You can try like all the pundits to come up with a rational reason for why the future is brighter than ever for Transports. And you can always find one.

That doesn’t make it so.  The reason Transports are up is because they’re volatile. You can make a crap ton – to use an elegant Latin term – trading volatility in the moment.

Speaking of volatile, so is the outlook for Activism in 2021.  It may be INTC is a harbinger of things to come.

If you want to know what that data looks like and how you can see it coming in your own trading, I’ll show you at the NIRI Twin Cities program this Thursday at 11a CT. I’m moderating a discussion on the data, the preparation and the battle – and why 2021 might bring the Viking raiders back ambuscading our ranks.

Back to the present.  I’ve said it before. There are facts apparent to any observer about the stock market.  More assets are passive now than Active.  Citadel Securities dominates.  Options trading is at records.  Volatile is a plague. Short volume is nearly half the total.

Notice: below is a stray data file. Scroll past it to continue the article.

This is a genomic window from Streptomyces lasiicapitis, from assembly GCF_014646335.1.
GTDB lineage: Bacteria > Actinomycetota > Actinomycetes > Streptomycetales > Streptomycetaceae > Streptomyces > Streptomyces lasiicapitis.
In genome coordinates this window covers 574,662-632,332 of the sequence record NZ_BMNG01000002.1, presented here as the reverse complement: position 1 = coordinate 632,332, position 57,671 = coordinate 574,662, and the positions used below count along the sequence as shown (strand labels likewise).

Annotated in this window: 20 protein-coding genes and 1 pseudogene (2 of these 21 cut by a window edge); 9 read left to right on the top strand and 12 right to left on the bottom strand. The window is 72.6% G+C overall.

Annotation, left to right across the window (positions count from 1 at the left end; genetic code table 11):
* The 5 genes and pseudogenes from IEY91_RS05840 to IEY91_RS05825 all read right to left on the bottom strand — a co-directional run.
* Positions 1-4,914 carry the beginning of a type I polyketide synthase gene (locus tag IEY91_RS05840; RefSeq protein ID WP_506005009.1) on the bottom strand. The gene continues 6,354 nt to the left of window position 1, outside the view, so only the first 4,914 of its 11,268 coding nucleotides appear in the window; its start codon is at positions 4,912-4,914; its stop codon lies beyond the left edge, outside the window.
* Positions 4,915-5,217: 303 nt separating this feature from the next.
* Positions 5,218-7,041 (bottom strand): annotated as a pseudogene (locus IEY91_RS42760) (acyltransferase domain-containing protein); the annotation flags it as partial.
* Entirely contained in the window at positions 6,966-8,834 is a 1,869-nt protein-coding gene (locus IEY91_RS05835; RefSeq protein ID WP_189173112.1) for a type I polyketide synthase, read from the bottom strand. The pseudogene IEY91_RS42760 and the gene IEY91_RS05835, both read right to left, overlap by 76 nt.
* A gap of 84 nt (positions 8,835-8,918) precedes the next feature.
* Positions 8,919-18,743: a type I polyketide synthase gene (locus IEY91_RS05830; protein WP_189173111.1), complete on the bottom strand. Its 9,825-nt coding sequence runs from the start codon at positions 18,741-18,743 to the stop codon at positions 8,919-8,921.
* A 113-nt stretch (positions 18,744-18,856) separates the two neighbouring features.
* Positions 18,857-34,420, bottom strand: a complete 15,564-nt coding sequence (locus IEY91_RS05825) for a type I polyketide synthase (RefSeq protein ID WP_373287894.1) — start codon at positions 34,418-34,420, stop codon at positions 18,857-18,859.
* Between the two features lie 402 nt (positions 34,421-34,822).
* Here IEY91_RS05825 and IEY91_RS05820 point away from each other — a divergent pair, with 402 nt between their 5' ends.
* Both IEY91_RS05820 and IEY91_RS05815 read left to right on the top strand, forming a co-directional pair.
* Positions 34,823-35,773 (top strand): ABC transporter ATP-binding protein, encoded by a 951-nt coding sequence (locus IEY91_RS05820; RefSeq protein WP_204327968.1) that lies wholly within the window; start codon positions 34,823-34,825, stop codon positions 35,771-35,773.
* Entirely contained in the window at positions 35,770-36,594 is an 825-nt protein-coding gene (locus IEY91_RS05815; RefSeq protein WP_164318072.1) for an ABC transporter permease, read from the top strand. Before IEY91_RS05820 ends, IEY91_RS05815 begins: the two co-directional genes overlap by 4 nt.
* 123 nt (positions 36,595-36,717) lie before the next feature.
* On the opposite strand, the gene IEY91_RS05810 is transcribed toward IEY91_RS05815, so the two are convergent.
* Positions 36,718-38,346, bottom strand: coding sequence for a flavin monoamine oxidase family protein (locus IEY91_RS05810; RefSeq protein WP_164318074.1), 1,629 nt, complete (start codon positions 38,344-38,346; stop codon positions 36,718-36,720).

When is our profession, the investor-relations discipline, going to adapt? Are these facts part of your regular communication to your boards and executive teams?  If not, why not? If you’re ready, we’ve got the orbit, the data, the tools and the structure to help you keep your relevance in a right-now market. Have for 16 straight, unrelenting years.

The world moves on. We must too. We can’t be the last people on the planet to catch up.  Now if you’ll excuse me, there are three planets upward in the sky I want to see (Jupiter, Saturn, Mercury, this week),  moving onward, like time and the stock market.

Boxed Yellow Pencils

“How do you think about ESG?” said my friend Moriah Shilton at a San Francisco NIRI summit some weeks back with hedge fund Citadel.

Silence. The four panelists shifted around.  A couple whispered to each other. Finally, somebody offered with a throat-clearing cough, “It doesn’t factor into our portfolio decisions.”

For those not fluent in Investor Relations (IR) Speak, ESG is “Environmental, Social, Governance.”  NIRI is the National Investor Relations Institute, professional association for the liaison between public companies and Wall Street.

ESG dominates the contemporary IR educational platform. NIRI has made a policy statement on ESG. There are at least two ESG sessions here at the NIRI Senior Round Table meeting (and NIRI national board meeting) this week in Santa Barbara.